In recent years, there has been a radically change in corporate norms, which has led to an increased willingness for companies to act more responsible to improve their negative impact on society. This thesis will revolve around Fairtrade and how they have created awareness to consumers about the poor trading and working conditions of farmers in the south, which as a result have made many consumers more prone to buy ethical labeled products. To satisfy consumer demand for ethical products, it is often seen that companies develop codes of conducts or comply with certain certification schemes. This thesis will analyze why coffee roasters and retailers are prone to comply with Fairtrade standards, and why they merely certify a small percentage of their coffee. To determine this, various CSR theories has been explored and for the purpose of answering the research question of “How Fair Is Fairtrade”, instrumental, integrative and ethical CSR theories has been looked upon. Furthermore, this thesis will have its focus on how Fairtrade is affecting small-scale coffee farmers lives and how they are benefiting coffee roasters and retailers, which will be resolved in a stakeholder analysis. Opportunities and limitations to Fairtrade will also be highlighted and connected with fairness principles in order to determine how fair Fairtrade is. Additionally, focus will be put on the business approach of Fairtrade and how coffee roasters have grown sensitive to the need to address the social impact they have on producers in developing countries. Fairtrade has succeeded in merging profitability and economic effectiveness with international development objectives, making Fairtrade a valuable model to enlighten coffee roasters on how to move their CSR activities beyond talk and towards actions.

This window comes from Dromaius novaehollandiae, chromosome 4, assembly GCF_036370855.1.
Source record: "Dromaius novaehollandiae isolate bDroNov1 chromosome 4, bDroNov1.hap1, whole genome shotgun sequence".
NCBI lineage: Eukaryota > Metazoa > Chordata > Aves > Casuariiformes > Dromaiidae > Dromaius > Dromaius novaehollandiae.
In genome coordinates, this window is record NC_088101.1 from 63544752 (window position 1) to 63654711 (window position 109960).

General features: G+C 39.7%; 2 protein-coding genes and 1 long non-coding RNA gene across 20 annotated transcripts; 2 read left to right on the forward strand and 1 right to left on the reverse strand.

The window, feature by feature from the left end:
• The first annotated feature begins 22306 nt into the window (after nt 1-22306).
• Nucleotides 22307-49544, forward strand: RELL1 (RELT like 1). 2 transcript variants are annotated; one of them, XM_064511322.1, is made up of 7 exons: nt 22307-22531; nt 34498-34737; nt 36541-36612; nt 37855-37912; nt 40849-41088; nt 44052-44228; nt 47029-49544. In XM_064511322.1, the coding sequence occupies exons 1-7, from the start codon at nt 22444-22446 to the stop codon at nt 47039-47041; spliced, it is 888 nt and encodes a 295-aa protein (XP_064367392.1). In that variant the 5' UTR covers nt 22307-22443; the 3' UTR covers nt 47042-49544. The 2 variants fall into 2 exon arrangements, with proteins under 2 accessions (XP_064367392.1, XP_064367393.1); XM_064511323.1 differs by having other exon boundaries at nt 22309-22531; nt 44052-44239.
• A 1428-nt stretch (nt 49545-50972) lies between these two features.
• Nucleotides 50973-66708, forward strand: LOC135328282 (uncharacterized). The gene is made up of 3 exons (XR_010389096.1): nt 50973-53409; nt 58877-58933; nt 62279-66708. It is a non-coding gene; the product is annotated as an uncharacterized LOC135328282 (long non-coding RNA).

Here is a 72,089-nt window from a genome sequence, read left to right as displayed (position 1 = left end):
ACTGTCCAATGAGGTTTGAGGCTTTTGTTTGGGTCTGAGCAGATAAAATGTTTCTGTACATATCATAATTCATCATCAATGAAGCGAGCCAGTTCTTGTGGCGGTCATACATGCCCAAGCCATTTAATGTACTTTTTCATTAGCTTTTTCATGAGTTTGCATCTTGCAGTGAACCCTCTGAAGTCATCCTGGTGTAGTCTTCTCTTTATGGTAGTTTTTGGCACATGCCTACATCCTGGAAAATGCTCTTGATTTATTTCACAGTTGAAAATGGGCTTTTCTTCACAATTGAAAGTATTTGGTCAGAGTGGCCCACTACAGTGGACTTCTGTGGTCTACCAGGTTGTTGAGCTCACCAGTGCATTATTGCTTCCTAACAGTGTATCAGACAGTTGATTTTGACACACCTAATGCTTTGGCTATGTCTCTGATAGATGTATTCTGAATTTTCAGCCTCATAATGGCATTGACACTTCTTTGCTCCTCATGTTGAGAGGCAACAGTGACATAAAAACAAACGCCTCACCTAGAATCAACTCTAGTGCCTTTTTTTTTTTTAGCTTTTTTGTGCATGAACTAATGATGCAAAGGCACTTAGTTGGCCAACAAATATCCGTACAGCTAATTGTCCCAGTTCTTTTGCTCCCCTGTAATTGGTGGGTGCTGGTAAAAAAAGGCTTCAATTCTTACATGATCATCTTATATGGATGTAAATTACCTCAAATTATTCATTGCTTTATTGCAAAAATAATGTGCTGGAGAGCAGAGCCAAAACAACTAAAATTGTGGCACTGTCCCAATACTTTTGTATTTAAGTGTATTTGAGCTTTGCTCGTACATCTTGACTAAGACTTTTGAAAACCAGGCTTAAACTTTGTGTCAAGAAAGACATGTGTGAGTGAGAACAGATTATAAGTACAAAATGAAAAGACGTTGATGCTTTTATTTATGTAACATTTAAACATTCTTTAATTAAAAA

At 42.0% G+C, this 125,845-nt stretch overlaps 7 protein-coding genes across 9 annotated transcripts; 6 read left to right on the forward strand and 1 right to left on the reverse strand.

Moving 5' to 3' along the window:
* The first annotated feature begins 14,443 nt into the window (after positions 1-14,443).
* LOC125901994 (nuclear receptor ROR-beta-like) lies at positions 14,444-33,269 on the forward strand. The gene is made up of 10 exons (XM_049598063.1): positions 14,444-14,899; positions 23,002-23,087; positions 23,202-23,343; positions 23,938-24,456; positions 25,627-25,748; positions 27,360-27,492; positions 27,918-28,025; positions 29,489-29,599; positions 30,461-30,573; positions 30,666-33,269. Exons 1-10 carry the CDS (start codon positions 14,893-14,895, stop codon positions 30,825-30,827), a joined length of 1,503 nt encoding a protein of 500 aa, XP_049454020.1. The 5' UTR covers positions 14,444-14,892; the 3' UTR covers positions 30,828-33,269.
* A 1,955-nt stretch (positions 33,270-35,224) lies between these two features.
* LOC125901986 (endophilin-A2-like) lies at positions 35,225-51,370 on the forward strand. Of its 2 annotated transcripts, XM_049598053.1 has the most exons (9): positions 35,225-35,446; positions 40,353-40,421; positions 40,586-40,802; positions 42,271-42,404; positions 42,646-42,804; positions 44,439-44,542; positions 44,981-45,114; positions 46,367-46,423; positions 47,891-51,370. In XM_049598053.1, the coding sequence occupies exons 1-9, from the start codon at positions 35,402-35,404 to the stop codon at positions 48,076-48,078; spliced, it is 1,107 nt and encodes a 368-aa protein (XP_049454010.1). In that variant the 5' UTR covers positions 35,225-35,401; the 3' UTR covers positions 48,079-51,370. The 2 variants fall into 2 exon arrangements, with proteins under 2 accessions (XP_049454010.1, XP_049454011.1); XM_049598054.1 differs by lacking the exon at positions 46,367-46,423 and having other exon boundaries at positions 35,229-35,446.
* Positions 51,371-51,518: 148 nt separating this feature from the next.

|Educations||Cand.merc.smc Strategic Market Creation, (Graduate Programme) Final Thesis|
|Number of pages||101|